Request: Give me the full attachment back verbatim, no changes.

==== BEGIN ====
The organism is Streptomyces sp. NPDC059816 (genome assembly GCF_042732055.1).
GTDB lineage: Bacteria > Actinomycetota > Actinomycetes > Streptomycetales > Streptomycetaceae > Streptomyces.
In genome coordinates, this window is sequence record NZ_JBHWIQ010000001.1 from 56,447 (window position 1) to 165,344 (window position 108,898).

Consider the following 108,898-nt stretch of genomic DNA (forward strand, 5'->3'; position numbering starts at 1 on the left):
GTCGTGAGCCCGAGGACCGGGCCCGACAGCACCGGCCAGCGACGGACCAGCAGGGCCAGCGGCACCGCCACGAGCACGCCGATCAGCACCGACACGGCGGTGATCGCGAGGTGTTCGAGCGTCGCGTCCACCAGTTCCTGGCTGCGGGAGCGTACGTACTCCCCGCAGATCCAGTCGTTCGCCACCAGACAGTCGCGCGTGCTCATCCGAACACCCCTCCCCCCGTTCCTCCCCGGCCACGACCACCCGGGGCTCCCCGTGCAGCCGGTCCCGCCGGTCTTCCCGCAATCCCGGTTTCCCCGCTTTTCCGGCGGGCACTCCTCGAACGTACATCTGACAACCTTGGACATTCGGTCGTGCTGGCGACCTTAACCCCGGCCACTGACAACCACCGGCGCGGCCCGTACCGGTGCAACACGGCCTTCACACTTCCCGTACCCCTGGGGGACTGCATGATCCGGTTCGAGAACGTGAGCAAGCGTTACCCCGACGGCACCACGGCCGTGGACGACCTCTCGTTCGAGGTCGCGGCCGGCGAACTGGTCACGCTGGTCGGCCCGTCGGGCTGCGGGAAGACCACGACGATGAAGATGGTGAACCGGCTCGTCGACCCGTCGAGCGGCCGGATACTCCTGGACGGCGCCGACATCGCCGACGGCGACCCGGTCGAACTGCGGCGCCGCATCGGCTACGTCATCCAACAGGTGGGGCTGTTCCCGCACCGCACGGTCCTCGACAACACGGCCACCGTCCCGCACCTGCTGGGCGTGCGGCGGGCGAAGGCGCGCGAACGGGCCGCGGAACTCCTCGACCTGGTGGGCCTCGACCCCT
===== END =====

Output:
The organism is Streptomyces sp. NPDC059816 (genome assembly GCF_042732055.1).
GTDB lineage: Bacteria > Actinomycetota > Actinomycetes > Streptomycetales > Streptomycetaceae > Streptomyces.
In genome coordinates, this window is sequence record NZ_JBHWIQ010000001.1 from 56,447 (window position 1) to 165,344 (window position 108,898).

Consider the following 108,898-nt stretch of genomic DNA (forward strand, 5'->3'; position numbering starts at 1 on the left):
GTCGTGAGCCCGAGGACCGGGCCCGACAGCACCGGCCAGCGACGGACCAGCAGGGCCAGCGGCACCGCCACGAGCACGCCGATCAGCACCGACACGGCGGTGATCGCGAGGTGTTCGAGCGTCGCGTCCACCAGTTCCTGGCTGCGGGAGCGTACGTACTCCCCGCAGATCCAGTCGTTCGCCACCAGACAGTCGCGCGTGCTCATCCGAACACCCCTCCCCCCGTTCCTCCCCGGCCACGACCACCCGGGGCTCCCCGTGCAGCCGGTCCCGCCGGTCTTCCCGCAATCCCGGTTTCCCCGCTTTTCCGGCGGGCACTCCTCGAACGTACATCTGACAACCTTGGACATTCGGTCGTGCTGGCGACCTTAACCCCGGCCACTGACAACCACCGGCGCGGCCCGTACCGGTGCAACACGGCCTTCACACTTCCCGTACCCCTGGGGGACTGCATGATCCGGTTCGAGAACGTGAGCAAGCGTTACCCCGACGGCACCACGGCCGTGGACGACCTCTCGTTCGAGGTCGCGGCCGGCGAACTGGTCACGCTGGTCGGCCCGTCGGGCTGCGGGAAGACCACGACGATGAAGATGGTGAACCGGCTCGTCGACCCGTCGAGCGGCCGGATACTCCTGGACGGCGCCGACATCGCCGACGGCGACCCGGTCGAACTGCGGCGCCGCATCGGCTACGTCATCCAACAGGTGGGGCTGTTCCCGCACCGCACGGTCCTCGACAACACGGCCACCGTCCCGCACCTGCTGGGCGTGCGGCGGGCGAAGGCGCGCGAACGGGCCGCGGAACTCCTCGACCTGGTGGGCCTCGACCCCT